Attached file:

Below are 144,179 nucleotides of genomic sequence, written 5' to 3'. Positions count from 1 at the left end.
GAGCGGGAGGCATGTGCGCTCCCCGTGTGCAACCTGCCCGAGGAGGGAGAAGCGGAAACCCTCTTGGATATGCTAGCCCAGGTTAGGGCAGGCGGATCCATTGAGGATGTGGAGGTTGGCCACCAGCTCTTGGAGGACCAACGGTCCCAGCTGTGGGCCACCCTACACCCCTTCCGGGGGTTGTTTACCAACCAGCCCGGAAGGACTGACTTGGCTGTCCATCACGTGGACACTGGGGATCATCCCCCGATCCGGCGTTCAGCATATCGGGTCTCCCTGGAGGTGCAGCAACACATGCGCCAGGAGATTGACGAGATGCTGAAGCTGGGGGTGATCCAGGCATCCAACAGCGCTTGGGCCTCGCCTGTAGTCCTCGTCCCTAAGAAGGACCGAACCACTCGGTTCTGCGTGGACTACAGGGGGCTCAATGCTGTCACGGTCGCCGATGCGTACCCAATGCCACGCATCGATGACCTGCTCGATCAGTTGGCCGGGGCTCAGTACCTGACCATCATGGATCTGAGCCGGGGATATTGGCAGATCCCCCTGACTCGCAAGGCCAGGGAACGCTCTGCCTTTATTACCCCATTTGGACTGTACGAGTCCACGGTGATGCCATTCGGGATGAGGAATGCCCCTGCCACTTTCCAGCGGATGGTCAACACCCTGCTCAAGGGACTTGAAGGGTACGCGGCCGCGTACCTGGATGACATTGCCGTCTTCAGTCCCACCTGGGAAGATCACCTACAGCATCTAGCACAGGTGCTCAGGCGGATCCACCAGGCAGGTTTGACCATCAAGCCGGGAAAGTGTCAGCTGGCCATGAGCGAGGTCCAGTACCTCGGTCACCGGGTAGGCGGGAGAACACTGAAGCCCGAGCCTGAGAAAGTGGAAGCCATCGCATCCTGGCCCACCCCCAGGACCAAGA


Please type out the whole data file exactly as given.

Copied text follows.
Below are 144,179 nucleotides of genomic sequence, written 5' to 3'. Positions count from 1 at the left end.
GAGCGGGAGGCATGTGCGCTCCCCGTGTGCAACCTGCCCGAGGAGGGAGAAGCGGAAACCCTCTTGGATATGCTAGCCCAGGTTAGGGCAGGCGGATCCATTGAGGATGTGGAGGTTGGCCACCAGCTCTTGGAGGACCAACGGTCCCAGCTGTGGGCCACCCTACACCCCTTCCGGGGGTTGTTTACCAACCAGCCCGGAAGGACTGACTTGGCTGTCCATCACGTGGACACTGGGGATCATCCCCCGATCCGGCGTTCAGCATATCGGGTCTCCCTGGAGGTGCAGCAACACATGCGCCAGGAGATTGACGAGATGCTGAAGCTGGGGGTGATCCAGGCATCCAACAGCGCTTGGGCCTCGCCTGTAGTCCTCGTCCCTAAGAAGGACCGAACCACTCGGTTCTGCGTGGACTACAGGGGGCTCAATGCTGTCACGGTCGCCGATGCGTACCCAATGCCACGCATCGATGACCTGCTCGATCAGTTGGCCGGGGCTCAGTACCTGACCATCATGGATCTGAGCCGGGGATATTGGCAGATCCCCCTGACTCGCAAGGCCAGGGAACGCTCTGCCTTTATTACCCCATTTGGACTGTACGAGTCCACGGTGATGCCATTCGGGATGAGGAATGCCCCTGCCACTTTCCAGCGGATGGTCAACACCCTGCTCAAGGGACTTGAAGGGTACGCGGCCGCGTACCTGGATGACATTGCCGTCTTCAGTCCCACCTGGGAAGATCACCTACAGCATCTAGCACAGGTGCTCAGGCGGATCCACCAGGCAGGTTTGACCATCAAGCCGGGAAAGTGTCAGCTGGCCATGAGCGAGGTCCAGTACCTCGGTCACCGGGTAGGCGGGAGAACACTGAAGCCCGAGCCTGAGAAAGTGGAAGCCATCGCATCCTGGCCCACCCCCAGGACCAAGA